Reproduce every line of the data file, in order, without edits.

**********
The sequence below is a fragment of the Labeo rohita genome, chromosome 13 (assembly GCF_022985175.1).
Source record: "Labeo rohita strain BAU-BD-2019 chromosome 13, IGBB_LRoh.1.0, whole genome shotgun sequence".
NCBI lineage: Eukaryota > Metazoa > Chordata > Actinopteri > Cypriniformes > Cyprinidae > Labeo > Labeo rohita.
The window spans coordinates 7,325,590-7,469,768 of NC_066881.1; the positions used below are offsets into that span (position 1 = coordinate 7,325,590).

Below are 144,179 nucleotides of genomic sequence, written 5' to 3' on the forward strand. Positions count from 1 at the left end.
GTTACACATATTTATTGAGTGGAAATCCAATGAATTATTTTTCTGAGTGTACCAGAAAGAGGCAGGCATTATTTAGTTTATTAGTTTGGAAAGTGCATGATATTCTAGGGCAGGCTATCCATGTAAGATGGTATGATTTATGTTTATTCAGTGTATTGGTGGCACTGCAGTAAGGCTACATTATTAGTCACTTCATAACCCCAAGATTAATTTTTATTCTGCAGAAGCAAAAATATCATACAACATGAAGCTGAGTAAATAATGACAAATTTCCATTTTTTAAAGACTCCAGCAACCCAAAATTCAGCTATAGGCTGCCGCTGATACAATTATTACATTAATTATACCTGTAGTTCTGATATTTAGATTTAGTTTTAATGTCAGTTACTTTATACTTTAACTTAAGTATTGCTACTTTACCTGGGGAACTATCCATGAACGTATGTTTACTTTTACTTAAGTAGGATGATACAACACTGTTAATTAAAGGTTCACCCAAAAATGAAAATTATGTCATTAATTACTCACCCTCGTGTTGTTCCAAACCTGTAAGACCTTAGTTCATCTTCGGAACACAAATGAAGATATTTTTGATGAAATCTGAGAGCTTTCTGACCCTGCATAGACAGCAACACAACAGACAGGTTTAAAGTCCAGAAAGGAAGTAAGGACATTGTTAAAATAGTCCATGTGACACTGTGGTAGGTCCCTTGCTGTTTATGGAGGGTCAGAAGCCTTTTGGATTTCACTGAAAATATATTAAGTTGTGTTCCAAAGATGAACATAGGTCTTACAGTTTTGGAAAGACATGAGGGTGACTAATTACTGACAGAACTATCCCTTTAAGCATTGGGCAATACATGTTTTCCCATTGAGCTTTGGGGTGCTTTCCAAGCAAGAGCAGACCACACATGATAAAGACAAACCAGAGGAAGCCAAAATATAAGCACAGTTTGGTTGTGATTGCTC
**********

The sequence below is a fragment of the Labeo rohita genome, chromosome 13 (assembly GCF_022985175.1).
Source record: "Labeo rohita strain BAU-BD-2019 chromosome 13, IGBB_LRoh.1.0, whole genome shotgun sequence".
NCBI lineage: Eukaryota > Metazoa > Chordata > Actinopteri > Cypriniformes > Cyprinidae > Labeo > Labeo rohita.
The window spans coordinates 7,325,590-7,469,768 of NC_066881.1; the positions used below are offsets into that span (position 1 = coordinate 7,325,590).

Below are 144,179 nucleotides of genomic sequence, written 5' to 3' on the forward strand. Positions count from 1 at the left end.
GTTACACATATTTATTGAGTGGAAATCCAATGAATTATTTTTCTGAGTGTACCAGAAAGAGGCAGGCATTATTTAGTTTATTAGTTTGGAAAGTGCATGATATTCTAGGGCAGGCTATCCATGTAAGATGGTATGATTTATGTTTATTCAGTGTATTGGTGGCACTGCAGTAAGGCTACATTATTAGTCACTTCATAACCCCAAGATTAATTTTTATTCTGCAGAAGCAAAAATATCATACAACATGAAGCTGAGTAAATAATGACAAATTTCCATTTTTTAAAGACTCCAGCAACCCAAAATTCAGCTATAGGCTGCCGCTGATACAATTATTACATTAATTATACCTGTAGTTCTGATATTTAGATTTAGTTTTAATGTCAGTTACTTTATACTTTAACTTAAGTATTGCTACTTTACCTGGGGAACTATCCATGAACGTATGTTTACTTTTACTTAAGTAGGATGATACAACACTGTTAATTAAAGGTTCACCCAAAAATGAAAATTATGTCATTAATTACTCACCCTCGTGTTGTTCCAAACCTGTAAGACCTTAGTTCATCTTCGGAACACAAATGAAGATATTTTTGATGAAATCTGAGAGCTTTCTGACCCTGCATAGACAGCAACACAACAGACAGGTTTAAAGTCCAGAAAGGAAGTAAGGACATTGTTAAAATAGTCCATGTGACACTGTGGTAGGTCCCTTGCTGTTTATGGAGGGTCAGAAGCCTTTTGGATTTCACTGAAAATATATTAAGTTGTGTTCCAAAGATGAACATAGGTCTTACAGTTTTGGAAAGACATGAGGGTGACTAATTACTGACAGAACTATCCCTTTAAGCATTGGGCAATACATGTTTTCCCATTGAGCTTTGGGGTGCTTTCCAAGCAAGAGCAGACCACACATGATAAAGACAAACCAGAGGAAGCCAAAATATAAGCACAGTTTGGTTGTGATTGCTC